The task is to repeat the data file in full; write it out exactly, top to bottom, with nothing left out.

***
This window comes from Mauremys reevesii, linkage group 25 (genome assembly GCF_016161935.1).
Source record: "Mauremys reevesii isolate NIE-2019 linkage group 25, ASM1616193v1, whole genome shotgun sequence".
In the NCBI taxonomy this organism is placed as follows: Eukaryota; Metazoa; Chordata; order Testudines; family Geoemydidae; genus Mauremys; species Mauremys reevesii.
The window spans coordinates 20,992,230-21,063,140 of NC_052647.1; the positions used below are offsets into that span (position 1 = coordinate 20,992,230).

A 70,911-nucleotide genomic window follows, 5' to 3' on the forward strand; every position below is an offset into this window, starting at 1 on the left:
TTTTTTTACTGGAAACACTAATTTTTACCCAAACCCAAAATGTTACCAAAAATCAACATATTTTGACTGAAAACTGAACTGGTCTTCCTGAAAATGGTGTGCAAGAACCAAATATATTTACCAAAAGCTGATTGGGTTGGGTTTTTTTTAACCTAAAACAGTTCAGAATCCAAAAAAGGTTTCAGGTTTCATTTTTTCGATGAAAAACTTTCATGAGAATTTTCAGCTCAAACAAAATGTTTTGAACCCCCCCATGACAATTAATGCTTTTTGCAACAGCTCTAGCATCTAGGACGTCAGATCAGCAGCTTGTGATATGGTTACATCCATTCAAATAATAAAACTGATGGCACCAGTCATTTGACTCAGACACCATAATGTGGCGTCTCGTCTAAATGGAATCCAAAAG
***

This window comes from Mauremys reevesii, linkage group 25 (genome assembly GCF_016161935.1).
Source record: "Mauremys reevesii isolate NIE-2019 linkage group 25, ASM1616193v1, whole genome shotgun sequence".
In the NCBI taxonomy this organism is placed as follows: Eukaryota; Metazoa; Chordata; order Testudines; family Geoemydidae; genus Mauremys; species Mauremys reevesii.
The window spans coordinates 20,992,230-21,063,140 of NC_052647.1; the positions used below are offsets into that span (position 1 = coordinate 20,992,230).

A 70,911-nucleotide genomic window follows, 5' to 3' on the forward strand; every position below is an offset into this window, starting at 1 on the left:
TTTTTTTACTGGAAACACTAATTTTTACCCAAACCCAAAATGTTACCAAAAATCAACATATTTTGACTGAAAACTGAACTGGTCTTCCTGAAAATGGTGTGCAAGAACCAAATATATTTACCAAAAGCTGATTGGGTTGGGTTTTTTTTAACCTAAAACAGTTCAGAATCCAAAAAAGGTTTCAGGTTTCATTTTTTCGATGAAAAACTTTCATGAGAATTTTCAGCTCAAACAAAATGTTTTGAACCCCCCCATGACAATTAATGCTTTTTGCAACAGCTCTAGCATCTAGGACGTCAGATCAGCAGCTTGTGATATGGTTACATCCATTCAAATAATAAAACTGATGGCACCAGTCATTTGACTCAGACACCATAATGTGGCGTCTCGTCTAAATGGAATCCAAAAG